Opponents of hydraulic fracturing in New York State won two small, but important victories this week. On Wednesday, the Obama administration announced new regulations for controlling emissions from “fracking,” while the state on Thursday delayed its report on the environmental impact of the practice.
Hydraulic fracturing — a controversial practice in which chemicals are injected into the ground at high pressure to extract natural gas — has been outlawed in the state since 2008. Gov. Andrew Cuomo (D) has said that he will only allow the practice if it can be done safely, The Sun reported on Feb. 22.
At a conference held by the Business Council of New York State in Albany on Thursday, Joe Martens, the commissioner of the Department of Environmental Conservation, said that the state does not have a timeline for issuing its decision on whether fracking will be allowed, according to the Associated Press. However, the review is likely to last through the summer, he said.
Martens and his staff must review and respond to 66,700 comments submitted on the DEC’s 1,500 page environmental impact study, a task that Martens described as “very long and tedious,” according to the AP.
"We hope over the course of the summer, perhaps we'll complete the process," Martens said.
The Obama administration has also sought to regulate fracking, citing the unknown health consequences of the chemicals that seep into groundwater.
On Wednesday, the Environmental Protection Agency issued the first-ever national standards to control air pollution from gas wells employing fracking techniques, a decision that drew criticism from the oil and natural gas industry and a mixed reaction from environmental groups, according to the AP.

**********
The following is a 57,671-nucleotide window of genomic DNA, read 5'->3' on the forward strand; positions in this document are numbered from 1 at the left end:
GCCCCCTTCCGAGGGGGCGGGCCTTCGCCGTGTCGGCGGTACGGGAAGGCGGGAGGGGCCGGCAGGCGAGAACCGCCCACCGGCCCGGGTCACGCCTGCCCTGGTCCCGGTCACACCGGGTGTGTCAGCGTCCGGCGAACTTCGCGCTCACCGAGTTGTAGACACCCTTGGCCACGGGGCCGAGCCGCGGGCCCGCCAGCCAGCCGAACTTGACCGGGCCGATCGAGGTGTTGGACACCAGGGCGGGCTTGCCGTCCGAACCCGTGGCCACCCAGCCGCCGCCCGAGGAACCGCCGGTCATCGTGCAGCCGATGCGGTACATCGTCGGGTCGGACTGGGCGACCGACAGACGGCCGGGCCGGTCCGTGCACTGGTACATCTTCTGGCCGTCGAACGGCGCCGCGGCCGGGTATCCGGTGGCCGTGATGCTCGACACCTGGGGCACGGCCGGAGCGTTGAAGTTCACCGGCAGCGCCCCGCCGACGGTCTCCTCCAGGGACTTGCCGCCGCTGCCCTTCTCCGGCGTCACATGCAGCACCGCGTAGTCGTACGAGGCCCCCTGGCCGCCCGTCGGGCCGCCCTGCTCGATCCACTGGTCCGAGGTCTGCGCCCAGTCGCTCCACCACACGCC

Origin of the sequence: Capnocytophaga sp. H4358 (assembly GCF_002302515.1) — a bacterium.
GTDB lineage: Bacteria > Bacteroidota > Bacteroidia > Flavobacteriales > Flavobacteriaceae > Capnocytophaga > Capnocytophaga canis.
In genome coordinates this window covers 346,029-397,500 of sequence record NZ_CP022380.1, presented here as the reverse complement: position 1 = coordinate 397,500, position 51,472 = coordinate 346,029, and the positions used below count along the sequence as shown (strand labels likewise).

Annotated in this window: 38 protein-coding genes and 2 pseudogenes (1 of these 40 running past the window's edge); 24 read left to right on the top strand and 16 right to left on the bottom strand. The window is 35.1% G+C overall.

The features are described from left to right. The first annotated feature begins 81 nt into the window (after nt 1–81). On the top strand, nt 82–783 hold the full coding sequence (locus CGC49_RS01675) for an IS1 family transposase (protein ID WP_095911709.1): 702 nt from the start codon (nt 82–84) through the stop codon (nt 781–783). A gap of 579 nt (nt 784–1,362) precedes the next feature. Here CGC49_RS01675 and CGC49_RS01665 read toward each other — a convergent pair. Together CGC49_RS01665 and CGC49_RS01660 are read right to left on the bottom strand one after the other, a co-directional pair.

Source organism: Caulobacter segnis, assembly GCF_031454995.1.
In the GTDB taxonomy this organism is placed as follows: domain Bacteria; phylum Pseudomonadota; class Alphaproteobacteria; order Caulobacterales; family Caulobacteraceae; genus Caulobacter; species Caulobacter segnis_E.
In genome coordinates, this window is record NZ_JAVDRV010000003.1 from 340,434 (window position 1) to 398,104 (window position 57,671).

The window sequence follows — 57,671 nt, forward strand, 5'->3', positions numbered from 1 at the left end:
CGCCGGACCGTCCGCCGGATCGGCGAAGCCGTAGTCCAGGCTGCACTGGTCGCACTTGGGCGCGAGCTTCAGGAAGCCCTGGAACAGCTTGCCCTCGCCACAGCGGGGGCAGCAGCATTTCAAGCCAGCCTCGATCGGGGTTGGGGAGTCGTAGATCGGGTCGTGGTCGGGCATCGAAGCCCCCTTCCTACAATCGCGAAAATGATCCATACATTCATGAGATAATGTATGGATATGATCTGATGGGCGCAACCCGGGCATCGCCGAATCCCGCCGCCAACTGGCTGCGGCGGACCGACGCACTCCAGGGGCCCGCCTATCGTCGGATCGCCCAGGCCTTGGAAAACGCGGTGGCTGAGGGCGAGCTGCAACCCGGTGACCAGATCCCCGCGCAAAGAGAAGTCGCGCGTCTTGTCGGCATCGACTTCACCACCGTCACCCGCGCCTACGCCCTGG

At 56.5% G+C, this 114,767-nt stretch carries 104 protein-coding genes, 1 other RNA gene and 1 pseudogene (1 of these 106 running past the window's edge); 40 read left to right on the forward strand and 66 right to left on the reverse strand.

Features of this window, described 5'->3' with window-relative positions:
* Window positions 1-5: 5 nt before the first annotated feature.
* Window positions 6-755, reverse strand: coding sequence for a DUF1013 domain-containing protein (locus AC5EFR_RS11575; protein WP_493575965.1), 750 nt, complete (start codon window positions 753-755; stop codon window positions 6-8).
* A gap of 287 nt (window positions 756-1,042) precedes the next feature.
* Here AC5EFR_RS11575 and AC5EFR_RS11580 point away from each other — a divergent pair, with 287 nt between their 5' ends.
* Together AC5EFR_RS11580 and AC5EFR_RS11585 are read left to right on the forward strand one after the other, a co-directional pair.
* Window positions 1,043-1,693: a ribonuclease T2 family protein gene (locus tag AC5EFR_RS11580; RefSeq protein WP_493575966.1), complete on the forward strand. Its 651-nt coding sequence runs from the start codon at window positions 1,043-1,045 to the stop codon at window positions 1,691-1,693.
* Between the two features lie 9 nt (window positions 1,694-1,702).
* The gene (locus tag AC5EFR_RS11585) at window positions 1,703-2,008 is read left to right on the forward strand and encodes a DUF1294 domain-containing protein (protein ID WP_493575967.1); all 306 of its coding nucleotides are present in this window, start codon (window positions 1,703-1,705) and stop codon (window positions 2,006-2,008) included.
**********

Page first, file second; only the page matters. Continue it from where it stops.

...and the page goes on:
The EPA says the regulations, which well drillers have until 2015 to comply with, will control air pollution without hampering production. President Barack Obama strongly backed domestic natural gas exploration in his State of the Union speech on Jan. 24.
"By ensuring the capture of gases that were previously released to pollute our air and threaten our climate, these updated standards will protect our health, but also lead to more product for fuel suppliers to bring to market," EPA Administrator Lisa Jackson said in a statement.
About 25,000 wells a year are being fracked nationally, according to the AP.
The federal government, along with many states and local municipalities, have tried to regulate fracking, setting up a battle over who has jurisdiction over the controversial practice.
On Feb. 21, a New York State Supreme Court upheld the Town of Dryden’s ban on fracking, saying the ban falls within the authority of local governments to regulate municipal land use. A similar ban in the Town of Middlefield, near Cooperstown, N.Y., was upheld on Feb. 24. The City of Ithaca also banned fracking on land owned by city on Nov. 2.
At the Business Council conference in Albany on Thursday, lawyers involved in the cases said the decisions would be appealed.
Tom West, an attorney from Albany, said he will appeal both decision in a combined case before the mid-level Appellate Division of the state Supreme Court. He said the case will likely be heard in the fall and decided around November, according to the AP.
Linda Shaw, a lawyer representing Dryden, said she’s prepared to take the case to the state’s highest court, the Court of Appeals, if necessary.